When Collin Boots was a Redwood Valley High School student at the turn of the century, he got a foretaste of his future; “I had a brief foray into Rocket Club my senior year when they needed help building a launch ignition system — It was a fun, if not very successful endeavor,” he stated last week....
When Collin Boots was a Redwood Valley High School student at the turn of the century, he got a foretaste of his future.
"I had a brief foray into Rocket Club my senior year when they needed help building a launch ignition system. It was a fun, if not very successful endeavor," he stated last week.
Flash forward a decade. Boots is currently living in Marina Del Ray, California, designing hardware for Space Exploration Technologies Corporation (SpaceX), the largest privately-held spacecraft company on Earth.
How did Boots get from RVHS to SpaceX?
"I started out wanting to be a pilot. It seems I was always interested in leaving the ground," he said.
"Then in Redwood Valley one year we had to do a project exploring various career paths that interested us, and as it happens I discovered I was more interested in flight than I was in the actual job of pilot.
"It's a high stress job with lousy hours, constant jet lag, and many years of training before you have a decent job.
"I was in a bit of a limbo until I discovered engineering as a possibility. I had always loved taking things apart and figuring out how they worked, and I had plenty of opportunities to do that.
By ninth grade I had discovered programming and started building simple circuitry. I was hooked, and never really thought of anything other than electrical engineering since then."
After earning a degree in electrical engineering, computer science, and mathematics, Boots was accepted into the University of Pennsylvania's Masters of Robotics program, which he plans to complete next year.
How did he get involved with spaceship design?
"I was attending a career fair at Penn looking for a job with my eyes set on Boeing. They were doing interesting research in Unmanned Aerial Vehicles (UAVs) and I wanted in.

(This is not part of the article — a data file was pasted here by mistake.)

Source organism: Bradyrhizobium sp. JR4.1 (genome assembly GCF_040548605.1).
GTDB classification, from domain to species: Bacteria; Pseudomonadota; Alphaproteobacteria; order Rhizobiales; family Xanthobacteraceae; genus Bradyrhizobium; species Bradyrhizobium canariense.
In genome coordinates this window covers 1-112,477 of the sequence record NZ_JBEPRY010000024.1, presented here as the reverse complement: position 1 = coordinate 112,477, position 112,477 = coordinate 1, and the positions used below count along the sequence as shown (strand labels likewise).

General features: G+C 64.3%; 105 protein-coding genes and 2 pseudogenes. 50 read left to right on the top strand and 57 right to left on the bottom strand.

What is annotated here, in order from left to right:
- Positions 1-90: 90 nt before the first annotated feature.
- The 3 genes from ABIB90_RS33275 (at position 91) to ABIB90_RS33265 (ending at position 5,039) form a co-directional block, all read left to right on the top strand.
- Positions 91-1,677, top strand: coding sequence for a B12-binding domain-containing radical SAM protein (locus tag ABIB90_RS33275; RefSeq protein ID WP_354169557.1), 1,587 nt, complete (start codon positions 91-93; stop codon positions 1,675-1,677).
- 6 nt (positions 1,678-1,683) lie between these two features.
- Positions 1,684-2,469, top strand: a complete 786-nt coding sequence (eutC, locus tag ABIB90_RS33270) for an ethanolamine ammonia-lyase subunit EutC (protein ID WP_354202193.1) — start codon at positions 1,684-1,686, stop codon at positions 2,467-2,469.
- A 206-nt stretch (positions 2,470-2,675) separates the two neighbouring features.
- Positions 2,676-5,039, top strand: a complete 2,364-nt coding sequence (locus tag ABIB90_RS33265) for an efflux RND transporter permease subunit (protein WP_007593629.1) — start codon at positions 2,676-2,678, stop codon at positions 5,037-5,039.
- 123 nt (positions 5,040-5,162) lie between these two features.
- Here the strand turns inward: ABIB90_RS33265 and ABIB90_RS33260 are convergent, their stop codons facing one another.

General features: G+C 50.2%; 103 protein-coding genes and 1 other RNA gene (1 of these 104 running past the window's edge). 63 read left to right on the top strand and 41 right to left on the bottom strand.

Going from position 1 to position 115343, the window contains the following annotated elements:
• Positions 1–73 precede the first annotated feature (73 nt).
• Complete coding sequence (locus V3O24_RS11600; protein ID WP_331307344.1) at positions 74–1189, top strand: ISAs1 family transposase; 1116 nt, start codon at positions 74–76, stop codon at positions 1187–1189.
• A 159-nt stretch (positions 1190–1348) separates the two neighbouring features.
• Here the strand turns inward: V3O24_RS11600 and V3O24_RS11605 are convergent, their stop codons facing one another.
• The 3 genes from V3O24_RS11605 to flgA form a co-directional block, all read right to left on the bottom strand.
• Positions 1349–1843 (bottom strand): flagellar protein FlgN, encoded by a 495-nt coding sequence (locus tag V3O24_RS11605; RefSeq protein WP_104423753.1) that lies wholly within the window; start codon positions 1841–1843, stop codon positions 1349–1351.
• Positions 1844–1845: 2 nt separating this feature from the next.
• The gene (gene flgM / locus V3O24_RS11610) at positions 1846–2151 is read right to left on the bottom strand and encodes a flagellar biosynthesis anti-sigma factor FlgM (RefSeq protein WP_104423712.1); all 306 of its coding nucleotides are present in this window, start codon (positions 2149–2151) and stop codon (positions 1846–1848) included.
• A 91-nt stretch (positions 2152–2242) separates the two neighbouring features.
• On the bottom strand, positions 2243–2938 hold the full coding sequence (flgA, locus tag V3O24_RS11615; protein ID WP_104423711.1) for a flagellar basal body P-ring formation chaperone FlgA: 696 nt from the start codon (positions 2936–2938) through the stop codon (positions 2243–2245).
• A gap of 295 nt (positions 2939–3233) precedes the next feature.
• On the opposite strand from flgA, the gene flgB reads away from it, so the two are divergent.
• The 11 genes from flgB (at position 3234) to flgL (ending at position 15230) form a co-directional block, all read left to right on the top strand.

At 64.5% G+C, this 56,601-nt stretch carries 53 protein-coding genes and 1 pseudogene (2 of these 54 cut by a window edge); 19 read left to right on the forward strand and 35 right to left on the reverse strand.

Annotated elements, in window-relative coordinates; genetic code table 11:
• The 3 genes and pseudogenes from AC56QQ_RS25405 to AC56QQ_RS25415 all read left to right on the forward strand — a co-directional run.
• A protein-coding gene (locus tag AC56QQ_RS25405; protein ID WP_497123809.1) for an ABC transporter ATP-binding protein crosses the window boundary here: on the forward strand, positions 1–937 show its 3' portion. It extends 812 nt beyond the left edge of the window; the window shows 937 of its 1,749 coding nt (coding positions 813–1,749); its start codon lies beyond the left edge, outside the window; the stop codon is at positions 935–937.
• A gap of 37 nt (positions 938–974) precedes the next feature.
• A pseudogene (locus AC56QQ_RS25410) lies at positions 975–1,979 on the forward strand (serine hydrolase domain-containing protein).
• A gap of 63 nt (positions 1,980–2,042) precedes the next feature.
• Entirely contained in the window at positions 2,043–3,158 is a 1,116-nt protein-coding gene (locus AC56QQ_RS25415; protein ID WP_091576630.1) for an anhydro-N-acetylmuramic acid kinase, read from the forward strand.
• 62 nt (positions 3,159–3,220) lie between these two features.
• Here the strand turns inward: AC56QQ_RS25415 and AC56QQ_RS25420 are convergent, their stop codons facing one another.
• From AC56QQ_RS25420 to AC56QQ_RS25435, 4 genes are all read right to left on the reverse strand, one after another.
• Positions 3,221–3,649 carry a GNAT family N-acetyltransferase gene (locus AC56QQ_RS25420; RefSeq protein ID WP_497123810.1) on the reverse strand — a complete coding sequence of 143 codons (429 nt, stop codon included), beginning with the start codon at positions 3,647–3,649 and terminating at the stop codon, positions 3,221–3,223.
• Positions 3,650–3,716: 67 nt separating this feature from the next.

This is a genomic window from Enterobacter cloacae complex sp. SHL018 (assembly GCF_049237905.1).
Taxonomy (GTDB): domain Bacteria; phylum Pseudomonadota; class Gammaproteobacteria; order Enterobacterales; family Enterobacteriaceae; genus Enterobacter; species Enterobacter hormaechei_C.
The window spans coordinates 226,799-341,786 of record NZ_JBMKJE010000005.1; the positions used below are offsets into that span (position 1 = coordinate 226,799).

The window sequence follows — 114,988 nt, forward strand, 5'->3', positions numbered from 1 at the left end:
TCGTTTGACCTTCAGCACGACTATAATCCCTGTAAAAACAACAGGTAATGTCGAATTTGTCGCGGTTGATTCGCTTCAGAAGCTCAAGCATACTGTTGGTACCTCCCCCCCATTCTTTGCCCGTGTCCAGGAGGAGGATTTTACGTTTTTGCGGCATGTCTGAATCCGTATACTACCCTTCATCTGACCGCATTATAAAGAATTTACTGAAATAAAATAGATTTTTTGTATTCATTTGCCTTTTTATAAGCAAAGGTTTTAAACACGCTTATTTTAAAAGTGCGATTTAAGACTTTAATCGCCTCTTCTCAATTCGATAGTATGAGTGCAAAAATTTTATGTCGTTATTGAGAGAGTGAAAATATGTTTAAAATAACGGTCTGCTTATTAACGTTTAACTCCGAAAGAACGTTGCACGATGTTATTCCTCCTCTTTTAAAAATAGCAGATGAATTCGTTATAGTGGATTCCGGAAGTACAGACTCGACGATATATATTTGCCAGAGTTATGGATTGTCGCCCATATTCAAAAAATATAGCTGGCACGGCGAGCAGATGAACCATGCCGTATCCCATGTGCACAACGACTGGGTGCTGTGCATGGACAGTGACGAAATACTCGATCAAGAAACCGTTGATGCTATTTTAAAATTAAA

When I got there I discovered the line was wrapped around the corner and moving very slowly. After a quick calculation I estimated I would reach the front of the line two hours after the end of the fair, so I decided to look for other options.
SpaceX had a booth and were doing 5 minute screening interviews in line," said Boots.
SpaceX designs, manufactures and launches advanced rockets and spacecraft. Under a $1.6 billion contract with NASA, SpaceX will fly at least 10 more cargo resupply missions to the International Space Station, for a total of at least 12 —and in the near future, SpaceX will carry crew as well.
Boots said, "I had heard of SpaceX before when they were first testing out the Falcon 9 and again when they successfully docked with the International Space Station earlier that year so it peaked my interest. I got in line and ended up in Las Angeles the next summer."
Today Boots develops hardware that controls the vehicles, combining electrical design, firmware design and testing.
"Occasionally I'll get an assignment from another engineer that needs a wire harness built or a lab test run, but usually I'm left to my own projects," Boots said.
"Every once and a while, I sit down to lunch with an astronaut. One of the perks of the job."
What is a day on the job designing real-life spaceships like?
"A typical day is taking the 45 minute intern shuttle ride to SpaceX around 8 a.m. Typically I'm there until 7:30 p.m., but some nights I've taken the last shuttle at 10:30 p.m..
"We work hard, but they take good care of us at the factory so there's not much incentive to leave. Sometimes I think the only reason any of us want to go home at the end of the day is the complete (and intentional) lack of beds at work.
Nevertheless, when he's out of the office, what is life like in Las Angeles?
"Not having a car makes things difficult, but I've still managed to visit the Space Shuttle Endeavor, see Bernadette Peters in outdoor concert at the Arboretum, and various other activities with my fellow interns.
"Last week we competed in the aerospace games (an event where a bunch of aerospace companies from the LA area get together on the beach for some friendly competition). SpaceX took home the trophy this year."
And Boots' ultimate form of relaxation? Designing more aircraft, of course.
When I'm not out and about, I'm usually home on my computer, working on a new quad-rotor design I've been developing as a hobby," he said.